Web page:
We’ll first look at what God has to say about these areas before we talk about what to do about it. We needed to know and internalize God’s truth before we can change how we think.
· “A good theology is indispensible to a good psychology.”
The problem is not behavior – it is the beliefs about God and ourselves driving the behavior.
We first need to believe that God loves us – that’s easy!
John 3:16 For God so loved the world that he gave his one and only Son, that whoever believes in him shall not perish but have eternal life.
The problem is truly believing he loves me. There’s a t-shirt: “Jesus loves you – then again, he loves everybody!”
The challenge for many people is to own the truth that God is loves them. Our ability to believe this is greatly impacted by how your parents loved you.
God is crazy about you. You are his kid and he loves you more than you can imagine. It doesn’t matter who you are or what you have done, he loves you.
Rather than one out of several billion, you were made in God’s image, and you reflect God in a way that no one else can. You are a unique image-bearer of God, loved by him simply because you are his, not for anything you do.
· “There nothing you could so to make God love you more and there is nothing you could do to make him love you less.”
Romans 8:38-39 For I am convinced that neither death nor life, neither angels nor demons, neither the present nor the future, nor any powers, neither height nor depth, nor anything else in all creation, will be able to separate us from the love of God that is in Christ Jesus our Lord.
Ä But notice that last part, “that is in Christ Jesus.” While God loves all of his children, outside of Christ there is something that can separate us from God’s love: Sin.
The next thing we need to know is if we are a good person. The answer is no, not entirely. We know at our core that we fail frequently, and we are plagued shame and guilt.
· A lot of modern psychology tries to explain away the guilt.
So we respond in one of two ways: 1) Try to get the good to outweigh the bad, or 2) stop trying.
Some people think they can succeed in being good enough, but that just means they don’t understand the standard.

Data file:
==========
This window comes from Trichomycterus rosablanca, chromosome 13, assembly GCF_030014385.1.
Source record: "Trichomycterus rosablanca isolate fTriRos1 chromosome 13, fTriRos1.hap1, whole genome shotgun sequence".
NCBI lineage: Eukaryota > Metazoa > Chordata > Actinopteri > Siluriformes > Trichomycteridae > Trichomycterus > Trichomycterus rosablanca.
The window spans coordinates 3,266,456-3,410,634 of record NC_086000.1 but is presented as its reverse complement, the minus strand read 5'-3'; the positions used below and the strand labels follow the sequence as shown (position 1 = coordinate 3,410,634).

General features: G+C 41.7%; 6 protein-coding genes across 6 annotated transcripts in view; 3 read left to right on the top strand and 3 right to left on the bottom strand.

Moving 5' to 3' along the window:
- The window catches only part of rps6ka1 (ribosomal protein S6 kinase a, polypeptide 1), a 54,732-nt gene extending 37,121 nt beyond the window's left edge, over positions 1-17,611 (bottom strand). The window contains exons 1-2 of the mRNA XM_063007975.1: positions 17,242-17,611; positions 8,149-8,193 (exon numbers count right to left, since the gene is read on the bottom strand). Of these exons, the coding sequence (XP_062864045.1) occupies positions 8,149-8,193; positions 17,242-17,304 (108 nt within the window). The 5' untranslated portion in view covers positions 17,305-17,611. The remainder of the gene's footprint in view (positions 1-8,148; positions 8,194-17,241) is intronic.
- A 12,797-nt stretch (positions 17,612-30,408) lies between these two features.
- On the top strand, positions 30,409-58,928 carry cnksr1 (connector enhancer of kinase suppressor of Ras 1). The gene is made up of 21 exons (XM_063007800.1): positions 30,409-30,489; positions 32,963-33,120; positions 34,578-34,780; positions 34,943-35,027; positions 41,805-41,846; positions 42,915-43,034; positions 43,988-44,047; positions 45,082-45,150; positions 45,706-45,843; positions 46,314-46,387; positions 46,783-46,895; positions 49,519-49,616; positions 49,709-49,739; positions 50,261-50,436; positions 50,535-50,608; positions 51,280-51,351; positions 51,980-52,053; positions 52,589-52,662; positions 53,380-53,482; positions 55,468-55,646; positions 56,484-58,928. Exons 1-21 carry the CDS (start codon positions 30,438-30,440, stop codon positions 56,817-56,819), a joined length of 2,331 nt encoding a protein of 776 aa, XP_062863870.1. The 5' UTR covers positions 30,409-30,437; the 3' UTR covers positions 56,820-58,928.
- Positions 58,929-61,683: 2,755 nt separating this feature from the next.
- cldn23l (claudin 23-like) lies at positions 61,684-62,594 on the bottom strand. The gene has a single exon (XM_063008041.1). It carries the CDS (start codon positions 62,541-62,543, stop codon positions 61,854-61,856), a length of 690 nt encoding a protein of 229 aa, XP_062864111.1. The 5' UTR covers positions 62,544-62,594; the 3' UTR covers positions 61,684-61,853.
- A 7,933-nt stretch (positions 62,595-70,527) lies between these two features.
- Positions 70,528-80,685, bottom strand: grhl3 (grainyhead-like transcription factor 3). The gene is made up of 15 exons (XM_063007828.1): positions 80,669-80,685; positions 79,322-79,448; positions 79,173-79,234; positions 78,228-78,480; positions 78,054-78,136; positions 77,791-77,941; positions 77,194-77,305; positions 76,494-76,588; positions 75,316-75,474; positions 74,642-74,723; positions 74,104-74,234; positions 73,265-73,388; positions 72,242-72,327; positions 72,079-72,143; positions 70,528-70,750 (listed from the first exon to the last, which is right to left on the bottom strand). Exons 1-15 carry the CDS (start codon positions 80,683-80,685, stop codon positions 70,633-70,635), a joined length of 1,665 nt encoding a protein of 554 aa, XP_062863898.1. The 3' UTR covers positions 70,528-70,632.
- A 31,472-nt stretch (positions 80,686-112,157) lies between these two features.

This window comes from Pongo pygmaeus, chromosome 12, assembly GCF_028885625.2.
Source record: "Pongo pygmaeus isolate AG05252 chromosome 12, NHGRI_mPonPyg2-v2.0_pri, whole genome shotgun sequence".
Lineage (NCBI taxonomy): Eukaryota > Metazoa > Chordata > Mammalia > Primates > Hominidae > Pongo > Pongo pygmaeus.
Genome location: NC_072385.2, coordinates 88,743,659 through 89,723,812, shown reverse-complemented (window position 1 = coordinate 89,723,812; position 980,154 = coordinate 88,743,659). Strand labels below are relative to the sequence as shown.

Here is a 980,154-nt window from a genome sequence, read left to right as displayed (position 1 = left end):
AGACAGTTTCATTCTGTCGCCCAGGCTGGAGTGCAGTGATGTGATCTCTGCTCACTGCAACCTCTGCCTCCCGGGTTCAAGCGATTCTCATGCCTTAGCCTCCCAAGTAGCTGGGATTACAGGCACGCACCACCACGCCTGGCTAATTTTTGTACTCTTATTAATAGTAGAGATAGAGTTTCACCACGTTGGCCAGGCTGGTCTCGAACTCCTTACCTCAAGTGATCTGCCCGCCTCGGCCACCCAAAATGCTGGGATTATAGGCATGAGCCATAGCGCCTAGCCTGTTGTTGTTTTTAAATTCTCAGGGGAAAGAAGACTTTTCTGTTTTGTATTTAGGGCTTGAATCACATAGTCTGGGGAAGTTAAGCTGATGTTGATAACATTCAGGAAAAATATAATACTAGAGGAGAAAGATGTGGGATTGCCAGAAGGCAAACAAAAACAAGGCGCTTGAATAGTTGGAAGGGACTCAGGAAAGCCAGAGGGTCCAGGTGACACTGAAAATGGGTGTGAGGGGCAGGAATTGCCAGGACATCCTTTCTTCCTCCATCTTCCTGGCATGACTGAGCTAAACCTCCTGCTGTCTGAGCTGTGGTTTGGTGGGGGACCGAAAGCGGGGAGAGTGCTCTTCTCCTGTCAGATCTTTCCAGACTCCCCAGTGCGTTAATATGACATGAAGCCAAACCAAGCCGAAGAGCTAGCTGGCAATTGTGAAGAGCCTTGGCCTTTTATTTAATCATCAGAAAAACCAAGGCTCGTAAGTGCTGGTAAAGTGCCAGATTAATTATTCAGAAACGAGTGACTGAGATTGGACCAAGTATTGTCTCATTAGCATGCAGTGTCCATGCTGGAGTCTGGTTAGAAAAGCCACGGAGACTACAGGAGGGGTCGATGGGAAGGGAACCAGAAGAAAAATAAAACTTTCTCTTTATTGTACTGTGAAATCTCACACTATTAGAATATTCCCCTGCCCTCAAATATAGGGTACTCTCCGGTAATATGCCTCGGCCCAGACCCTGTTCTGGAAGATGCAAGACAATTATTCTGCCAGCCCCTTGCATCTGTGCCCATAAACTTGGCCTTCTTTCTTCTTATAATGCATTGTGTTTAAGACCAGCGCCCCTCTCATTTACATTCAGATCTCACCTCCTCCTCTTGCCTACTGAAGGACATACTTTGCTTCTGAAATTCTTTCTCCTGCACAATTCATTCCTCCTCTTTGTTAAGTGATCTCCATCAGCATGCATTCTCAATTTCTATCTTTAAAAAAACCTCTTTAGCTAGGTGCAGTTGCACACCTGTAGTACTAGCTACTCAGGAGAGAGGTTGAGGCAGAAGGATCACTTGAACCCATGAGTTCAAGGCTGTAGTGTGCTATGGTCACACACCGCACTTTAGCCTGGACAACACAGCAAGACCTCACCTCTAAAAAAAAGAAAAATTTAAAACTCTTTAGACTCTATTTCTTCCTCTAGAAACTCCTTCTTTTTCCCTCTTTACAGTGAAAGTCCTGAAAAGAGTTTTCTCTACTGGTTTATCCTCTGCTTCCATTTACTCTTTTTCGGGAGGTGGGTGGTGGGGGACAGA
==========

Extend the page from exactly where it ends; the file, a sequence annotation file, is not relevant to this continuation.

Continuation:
But for many people, they see all too clearly their failures and hence believe that they are failures. This is made worse by the fact that our world bases our value on what we do.
· Because we feel like failures, we can’t imagine God loving us, yet Scripture is clear that his love is not performance-based.
Romans 5:1-8 Therefore, since we have been justified through faith, we have peace with God through our Lord Jesus Christ, 2 through whom we have gained access by faith into this grace in which we now stand. And we rejoice in the hope of the glory of God. 3 Not only so, but we also rejoice in our sufferings, because we know that suffering produces perseverance; 4 perseverance, character; and character, hope. 5 And hope does not disappoint us, because God has poured out his love into our hearts by the Holy Spirit, whom he has given us. 6 ¶ You see, at just the right time, when we were still powerless, Christ died for the ungodly. 7 Very rarely will anyone die for a righteous man, though for a good man someone might possibly dare to die. 8 But God demonstrates his own love for us in this: While we were still sinners, Christ died for us.
The bottom line: we have all failed, and sin separates us from God, but God has forgiven us and given us his righteousness.
2 Corinthians 5:21 21 God made him who had no sin to be sin for us, so that in him we might become the righteousness of God.